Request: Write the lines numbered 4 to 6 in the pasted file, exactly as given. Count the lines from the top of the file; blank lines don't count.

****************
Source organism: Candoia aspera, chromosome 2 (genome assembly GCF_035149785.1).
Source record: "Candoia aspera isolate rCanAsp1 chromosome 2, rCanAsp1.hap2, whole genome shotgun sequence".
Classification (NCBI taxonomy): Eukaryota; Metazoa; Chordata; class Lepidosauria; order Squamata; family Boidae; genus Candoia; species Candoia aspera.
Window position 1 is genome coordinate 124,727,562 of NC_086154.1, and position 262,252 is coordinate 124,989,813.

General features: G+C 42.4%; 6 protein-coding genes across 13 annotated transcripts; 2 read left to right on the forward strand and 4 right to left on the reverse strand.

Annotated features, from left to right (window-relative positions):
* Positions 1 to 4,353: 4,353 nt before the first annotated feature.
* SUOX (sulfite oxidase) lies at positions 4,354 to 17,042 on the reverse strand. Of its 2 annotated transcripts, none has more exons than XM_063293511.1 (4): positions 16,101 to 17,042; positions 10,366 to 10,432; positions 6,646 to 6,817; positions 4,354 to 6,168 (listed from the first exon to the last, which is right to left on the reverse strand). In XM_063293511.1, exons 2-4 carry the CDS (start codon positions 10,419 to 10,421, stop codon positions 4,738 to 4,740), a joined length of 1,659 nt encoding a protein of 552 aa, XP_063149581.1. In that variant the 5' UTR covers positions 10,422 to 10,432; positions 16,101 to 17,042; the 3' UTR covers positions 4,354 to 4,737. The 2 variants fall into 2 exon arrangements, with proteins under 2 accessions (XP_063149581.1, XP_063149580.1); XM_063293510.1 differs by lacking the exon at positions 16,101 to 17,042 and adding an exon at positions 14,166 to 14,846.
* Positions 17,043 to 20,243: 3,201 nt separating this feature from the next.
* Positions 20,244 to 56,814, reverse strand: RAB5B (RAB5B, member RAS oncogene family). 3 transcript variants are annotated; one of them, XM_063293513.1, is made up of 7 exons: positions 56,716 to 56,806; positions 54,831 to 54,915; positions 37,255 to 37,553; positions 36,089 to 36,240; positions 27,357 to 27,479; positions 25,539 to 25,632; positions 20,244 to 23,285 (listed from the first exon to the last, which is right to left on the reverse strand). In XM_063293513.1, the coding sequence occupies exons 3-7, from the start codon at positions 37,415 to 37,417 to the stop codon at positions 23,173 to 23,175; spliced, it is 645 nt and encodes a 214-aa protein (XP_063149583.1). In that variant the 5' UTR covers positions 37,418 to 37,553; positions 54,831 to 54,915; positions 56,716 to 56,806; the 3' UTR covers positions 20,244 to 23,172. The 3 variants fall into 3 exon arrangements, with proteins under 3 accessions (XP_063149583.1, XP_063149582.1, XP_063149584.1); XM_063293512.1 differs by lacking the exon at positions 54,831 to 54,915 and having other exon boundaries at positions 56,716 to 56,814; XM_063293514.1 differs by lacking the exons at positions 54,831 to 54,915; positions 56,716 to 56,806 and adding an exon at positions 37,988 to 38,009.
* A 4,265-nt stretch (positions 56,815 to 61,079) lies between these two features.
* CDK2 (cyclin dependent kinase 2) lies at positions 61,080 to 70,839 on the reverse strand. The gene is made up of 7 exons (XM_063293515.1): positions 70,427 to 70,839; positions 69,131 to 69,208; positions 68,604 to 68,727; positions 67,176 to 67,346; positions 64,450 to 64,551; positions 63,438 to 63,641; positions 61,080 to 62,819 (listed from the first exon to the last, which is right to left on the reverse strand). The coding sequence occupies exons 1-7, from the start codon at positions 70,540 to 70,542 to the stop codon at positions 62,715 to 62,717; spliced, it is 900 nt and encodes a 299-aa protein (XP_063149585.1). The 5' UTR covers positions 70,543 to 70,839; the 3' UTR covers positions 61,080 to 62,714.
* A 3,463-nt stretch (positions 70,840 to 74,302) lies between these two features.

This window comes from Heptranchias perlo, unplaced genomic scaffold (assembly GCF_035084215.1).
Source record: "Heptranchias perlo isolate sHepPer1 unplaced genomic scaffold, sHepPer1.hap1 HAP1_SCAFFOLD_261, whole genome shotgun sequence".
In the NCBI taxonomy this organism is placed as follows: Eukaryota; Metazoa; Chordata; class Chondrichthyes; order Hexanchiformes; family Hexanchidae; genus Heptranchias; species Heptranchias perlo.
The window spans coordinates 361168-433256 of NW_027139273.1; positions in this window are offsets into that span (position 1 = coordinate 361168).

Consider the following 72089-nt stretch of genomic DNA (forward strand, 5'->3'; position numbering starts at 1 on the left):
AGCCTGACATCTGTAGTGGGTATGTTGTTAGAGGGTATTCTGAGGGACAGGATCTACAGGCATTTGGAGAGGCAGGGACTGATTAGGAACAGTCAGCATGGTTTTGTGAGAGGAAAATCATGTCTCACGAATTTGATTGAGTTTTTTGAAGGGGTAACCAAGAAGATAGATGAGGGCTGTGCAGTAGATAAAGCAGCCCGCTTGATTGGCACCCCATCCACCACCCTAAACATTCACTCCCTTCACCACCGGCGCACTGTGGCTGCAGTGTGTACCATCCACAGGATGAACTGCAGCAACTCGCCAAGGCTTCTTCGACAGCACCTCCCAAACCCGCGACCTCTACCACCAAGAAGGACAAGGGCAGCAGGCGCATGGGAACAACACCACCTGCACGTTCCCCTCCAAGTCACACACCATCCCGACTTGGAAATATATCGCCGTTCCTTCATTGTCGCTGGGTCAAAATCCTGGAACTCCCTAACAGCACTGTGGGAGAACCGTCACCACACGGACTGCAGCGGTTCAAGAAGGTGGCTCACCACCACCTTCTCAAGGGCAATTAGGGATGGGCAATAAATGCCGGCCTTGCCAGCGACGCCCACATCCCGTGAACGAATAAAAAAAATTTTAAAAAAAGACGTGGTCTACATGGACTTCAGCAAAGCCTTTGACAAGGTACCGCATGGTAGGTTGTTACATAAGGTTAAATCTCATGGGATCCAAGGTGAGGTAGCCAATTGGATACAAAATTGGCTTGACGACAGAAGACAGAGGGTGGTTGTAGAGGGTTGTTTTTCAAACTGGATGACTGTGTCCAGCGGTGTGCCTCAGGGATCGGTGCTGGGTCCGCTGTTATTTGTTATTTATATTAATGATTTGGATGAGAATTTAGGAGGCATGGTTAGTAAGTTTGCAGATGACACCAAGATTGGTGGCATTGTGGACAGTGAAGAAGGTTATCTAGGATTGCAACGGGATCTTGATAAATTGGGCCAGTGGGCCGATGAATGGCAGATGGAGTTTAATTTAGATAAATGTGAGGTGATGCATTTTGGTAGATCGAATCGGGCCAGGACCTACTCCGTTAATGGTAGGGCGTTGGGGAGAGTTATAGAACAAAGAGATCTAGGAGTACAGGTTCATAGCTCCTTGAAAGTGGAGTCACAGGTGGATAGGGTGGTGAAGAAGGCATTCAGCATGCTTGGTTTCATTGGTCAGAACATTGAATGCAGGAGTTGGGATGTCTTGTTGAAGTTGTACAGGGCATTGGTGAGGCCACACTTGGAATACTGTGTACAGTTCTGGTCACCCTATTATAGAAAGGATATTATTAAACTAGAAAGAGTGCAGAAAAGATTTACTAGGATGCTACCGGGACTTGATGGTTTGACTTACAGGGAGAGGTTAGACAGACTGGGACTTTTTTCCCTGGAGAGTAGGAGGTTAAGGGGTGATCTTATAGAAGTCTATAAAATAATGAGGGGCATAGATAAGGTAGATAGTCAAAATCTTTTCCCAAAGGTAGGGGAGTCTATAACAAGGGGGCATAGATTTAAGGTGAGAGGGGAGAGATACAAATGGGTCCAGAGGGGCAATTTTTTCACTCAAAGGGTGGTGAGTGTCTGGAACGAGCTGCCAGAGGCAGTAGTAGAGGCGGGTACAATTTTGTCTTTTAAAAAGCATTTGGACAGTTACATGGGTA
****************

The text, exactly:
Window position 1 is genome coordinate 124,727,562 of NC_086154.1, and position 262,252 is coordinate 124,989,813.

General features: G+C 42.4%; 6 protein-coding genes across 13 annotated transcripts; 2 read left to right on the forward strand and 4 right to left on the reverse strand.

Annotated features, from left to right (window-relative positions):